I've recently released my new book, Tales from the Towers, which tells the story of how Alton Towers developed from a barren patch of land holding a small hunting lodge into the UK's most popular theme park. We're serialising select parts of the book on Theme Park Tourist, along with photos that didn't make it into the print edition. In this fourth article, you can learn why John Broome was forced to sell the park to Tussauds in 1990.
John Broome’s plans for a sister park for Alton Towers at Trentham Gardens may have failed, but this had little effect on the success of his primary business. However, Broome’s next attempt to develop a second theme park elsewhere in the UK was to have a dramatic impact on the future of Alton Towers – ultimately, contributing to its eventual sale to Tussauds and the radical change of direction that this brought.
Just as with his first park, Broome planned to base his next attraction around a listed building. However, the location was even more unusual and potentially problematic than Alton Towers. The entrepreneur hoped to build a massive leisure complex in and around Battersea Power Station, an iconic London landmark situated next to the River Thames in Wandsworth.
Despite the very permanent appearance of the building, Battersea Power Station was only expected to have a working life of around thirty years. In the end, it operated for fifty, with Battersea A closing in 1975 and Battersea B following three years later . In August 1980, the Firestone Factory elsewhere in London was demolished, with its owners having reportedly been tipped off that it was about to be awarded listed status. In order to rescue it from the same fate, Secretary of State for the Environment Michael Heseltine quickly made Battersea Power Station a Grade II listed building.
The Central Electricity Generating Board (CEGR)’s initial hopes of selling the site to a housing developer were thwarted due to a mandate from the Department of the Environment that no listed buildings could be demolished until every possible alternative use had been explored. With a number of ideas being put forward, the board decided that the best approach was to run a competition. It launched this with an advertisement in The Times on October 19, 1983, which invited interested parties to send in their proposals for the “re-use and rehabilitation of Battersea Power Station” (remembering, of course, to enclose a cheque for £25 Sterling). Construction giant Taylor Woodrow was brought in to run the competition, which offered a prize of £100,000 to the winner.
The competition drew eleven entries, seven of which were shortlisted as finalists. This included proposals to convert the power station into a giant rubbish incinerator, an enormous sports complex, a theatre, a shopping mall and, predictably, shops and housing. The most unusual, though, was a scheme to build a huge theme park dedicated to Britain’s industrial heritage, put forward by a consortium led by Sir David Roche. A notable participant in the consortium was Alton Towers, which lent credibility to the ambitious plan due to its success following the opening of the Corkscrew.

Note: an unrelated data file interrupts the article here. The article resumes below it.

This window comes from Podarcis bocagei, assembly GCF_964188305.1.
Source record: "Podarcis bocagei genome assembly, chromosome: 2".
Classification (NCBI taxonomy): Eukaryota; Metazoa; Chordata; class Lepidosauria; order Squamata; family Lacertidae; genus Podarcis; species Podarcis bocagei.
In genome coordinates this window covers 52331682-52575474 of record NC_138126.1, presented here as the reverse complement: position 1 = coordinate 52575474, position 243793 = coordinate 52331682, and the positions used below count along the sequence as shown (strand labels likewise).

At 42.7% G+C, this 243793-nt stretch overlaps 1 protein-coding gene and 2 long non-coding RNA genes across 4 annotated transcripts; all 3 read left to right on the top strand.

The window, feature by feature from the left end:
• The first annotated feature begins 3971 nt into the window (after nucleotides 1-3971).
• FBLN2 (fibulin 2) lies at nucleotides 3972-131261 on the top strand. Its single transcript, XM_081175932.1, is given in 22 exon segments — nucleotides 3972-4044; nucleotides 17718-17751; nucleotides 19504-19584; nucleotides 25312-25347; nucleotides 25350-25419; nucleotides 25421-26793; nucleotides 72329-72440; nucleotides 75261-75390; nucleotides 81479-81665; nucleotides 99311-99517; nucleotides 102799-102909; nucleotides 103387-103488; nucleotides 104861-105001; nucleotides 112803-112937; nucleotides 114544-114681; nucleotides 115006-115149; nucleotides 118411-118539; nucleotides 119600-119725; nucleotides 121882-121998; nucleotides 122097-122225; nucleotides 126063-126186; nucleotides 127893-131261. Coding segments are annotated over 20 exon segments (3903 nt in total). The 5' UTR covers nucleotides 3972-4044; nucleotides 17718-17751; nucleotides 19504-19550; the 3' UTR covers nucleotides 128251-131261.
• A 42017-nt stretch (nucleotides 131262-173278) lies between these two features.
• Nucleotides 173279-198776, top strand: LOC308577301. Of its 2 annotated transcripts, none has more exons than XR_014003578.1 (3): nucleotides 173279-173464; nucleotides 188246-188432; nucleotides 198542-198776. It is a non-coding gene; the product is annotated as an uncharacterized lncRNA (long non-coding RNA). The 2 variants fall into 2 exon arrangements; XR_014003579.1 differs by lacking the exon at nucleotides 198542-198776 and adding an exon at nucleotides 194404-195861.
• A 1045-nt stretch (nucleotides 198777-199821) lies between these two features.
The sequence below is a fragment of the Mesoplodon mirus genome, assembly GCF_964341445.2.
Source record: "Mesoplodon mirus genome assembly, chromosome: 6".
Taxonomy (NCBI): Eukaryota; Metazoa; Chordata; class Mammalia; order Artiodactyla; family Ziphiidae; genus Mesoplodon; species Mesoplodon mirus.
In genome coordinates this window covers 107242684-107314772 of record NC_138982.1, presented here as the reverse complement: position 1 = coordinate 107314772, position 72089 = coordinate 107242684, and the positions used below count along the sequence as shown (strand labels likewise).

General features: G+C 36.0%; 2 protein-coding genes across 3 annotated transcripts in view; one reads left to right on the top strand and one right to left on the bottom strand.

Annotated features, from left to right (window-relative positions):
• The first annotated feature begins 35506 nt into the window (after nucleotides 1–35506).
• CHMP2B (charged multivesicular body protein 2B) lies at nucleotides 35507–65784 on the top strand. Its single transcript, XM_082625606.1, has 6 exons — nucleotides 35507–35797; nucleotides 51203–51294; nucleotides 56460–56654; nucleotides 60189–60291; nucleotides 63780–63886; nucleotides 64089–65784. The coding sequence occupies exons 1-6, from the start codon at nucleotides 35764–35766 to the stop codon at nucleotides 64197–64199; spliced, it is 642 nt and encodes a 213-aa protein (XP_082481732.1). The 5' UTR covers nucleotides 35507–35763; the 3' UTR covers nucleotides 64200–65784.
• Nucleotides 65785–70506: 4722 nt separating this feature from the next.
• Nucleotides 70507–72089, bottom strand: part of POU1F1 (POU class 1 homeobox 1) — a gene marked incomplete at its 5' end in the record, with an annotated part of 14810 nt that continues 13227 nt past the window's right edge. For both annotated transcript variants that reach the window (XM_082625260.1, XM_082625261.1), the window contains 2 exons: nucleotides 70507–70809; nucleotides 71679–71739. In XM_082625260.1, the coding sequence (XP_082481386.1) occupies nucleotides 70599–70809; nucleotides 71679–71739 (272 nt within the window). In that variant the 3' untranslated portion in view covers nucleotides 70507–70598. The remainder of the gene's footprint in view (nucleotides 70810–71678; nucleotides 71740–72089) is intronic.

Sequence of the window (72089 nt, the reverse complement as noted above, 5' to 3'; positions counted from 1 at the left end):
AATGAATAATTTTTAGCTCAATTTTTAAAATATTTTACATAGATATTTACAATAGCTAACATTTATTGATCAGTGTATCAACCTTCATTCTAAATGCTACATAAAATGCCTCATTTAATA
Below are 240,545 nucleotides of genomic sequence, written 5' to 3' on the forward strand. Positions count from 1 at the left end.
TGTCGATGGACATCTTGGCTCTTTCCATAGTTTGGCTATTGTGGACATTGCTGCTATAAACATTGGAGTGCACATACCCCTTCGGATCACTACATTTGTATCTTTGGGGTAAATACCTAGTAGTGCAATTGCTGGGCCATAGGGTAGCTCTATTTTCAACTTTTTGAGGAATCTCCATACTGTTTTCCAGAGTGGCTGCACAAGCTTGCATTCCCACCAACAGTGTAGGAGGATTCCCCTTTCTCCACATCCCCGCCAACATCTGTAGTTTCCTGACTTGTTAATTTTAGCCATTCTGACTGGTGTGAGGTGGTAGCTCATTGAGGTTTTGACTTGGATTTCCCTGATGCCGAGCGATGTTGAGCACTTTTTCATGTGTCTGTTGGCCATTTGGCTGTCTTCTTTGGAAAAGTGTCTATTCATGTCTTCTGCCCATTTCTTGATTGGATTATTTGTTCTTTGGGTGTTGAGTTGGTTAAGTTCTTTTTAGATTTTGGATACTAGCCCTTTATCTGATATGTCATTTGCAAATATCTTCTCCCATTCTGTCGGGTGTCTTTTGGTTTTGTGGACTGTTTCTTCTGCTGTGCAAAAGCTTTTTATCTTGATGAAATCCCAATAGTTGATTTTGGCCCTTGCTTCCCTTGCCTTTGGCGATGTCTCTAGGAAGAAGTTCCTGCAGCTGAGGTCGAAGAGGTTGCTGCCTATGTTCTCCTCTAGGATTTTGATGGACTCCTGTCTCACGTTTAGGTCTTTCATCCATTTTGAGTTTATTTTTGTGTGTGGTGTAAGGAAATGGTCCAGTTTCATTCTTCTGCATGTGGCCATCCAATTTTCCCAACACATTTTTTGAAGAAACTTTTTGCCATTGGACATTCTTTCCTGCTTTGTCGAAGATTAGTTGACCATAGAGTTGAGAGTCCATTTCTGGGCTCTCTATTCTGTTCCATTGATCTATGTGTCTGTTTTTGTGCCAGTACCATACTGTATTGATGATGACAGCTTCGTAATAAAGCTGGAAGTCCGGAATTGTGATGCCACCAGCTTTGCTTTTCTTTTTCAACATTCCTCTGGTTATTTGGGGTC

The judging panel for the Battersea Power Station competition looked favourably on the Roche consortium’s theme park plans. Eventually, the other proposals were whittled away until only two remained: the theme park and the refuse burning plant. The panel decided that the theme park concept had greater potential to create jobs, and thus it was announced the winner.
While the consortium was ostensibly led by Roche, it was John Broome who had claimed most of the column inches surrounding the project. By 1985, the consortium had evolved into Battersea Leisure, with Broome at the helm. It submitted a full planning application for the conversion of the site, which was approved by Wandsworth Council in February 1986. Broome eventually acquired the site for just £1.5 million in 1987.
Asked by ITN whether he was afraid that the Battersea Power Station would become “an enormous white elephant”, Broome exuded confidence. “I most certainly am not. I think it is going to be quite something for London, quite something for the nation,” was his assured response. He boasted that the theme park would become “London’s Tivoli Gardens”, creating four-and-a-half-thousand jobs in the process and sprawling across a total area of thirty million cubic feet. Broome was intent on creating “the jewel in London’s pleasure industry crown”.
So just what exactly would be on offer at “The Battersea” (the name selected ahead of “Alton Towers II”, “Tower Inferno”, “The Battersea Powerhouse” and “The South Chelsea Fun Palace” )? Well, for an entry fee of £4.50 for both adults and children, guests would gain access to five floors of attractions inside the building, as well as a handful of outdoor rides. The indoor attractions would operate from 10am until 2am, and the park’s array of themed shops would be “not like Tesco’s or anything like that”. The overall effect would be “a little bit Disneyland but in a far more English way”, and it was expected that visitors would be drawn from all over the UK, as well as Europe and the United States.
The Battersea was forecast to pull in visitors at a rate of seven thousand per hour during peak periods. Many of these guests would reach the park via a special £4 million “Battersea Bullet” rail link from Victoria station, featuring futuristic windowless trains. For those travelling by car, 2,730 car parking spaces would be provided.
Plans for The Battersea drew heavy inspiration from Walt Disney World’s Epcot, which opened in 1982. The goal was to combine education with entertainment, with less of the emphasis on thrill rides that was a feature of Alton Towers at the time.
Visitors would enter the Battersea via a spectacular entrance colonnade, surrounded by fountains and terraced gardens. Escalators and glass-walled elevators would transport guests between the floors, with a total of forty rides and two hundred attractions being on offer across the immense main gallery and the two turbine halls. An enormous wall of water would cascade down one side of the building’s interior.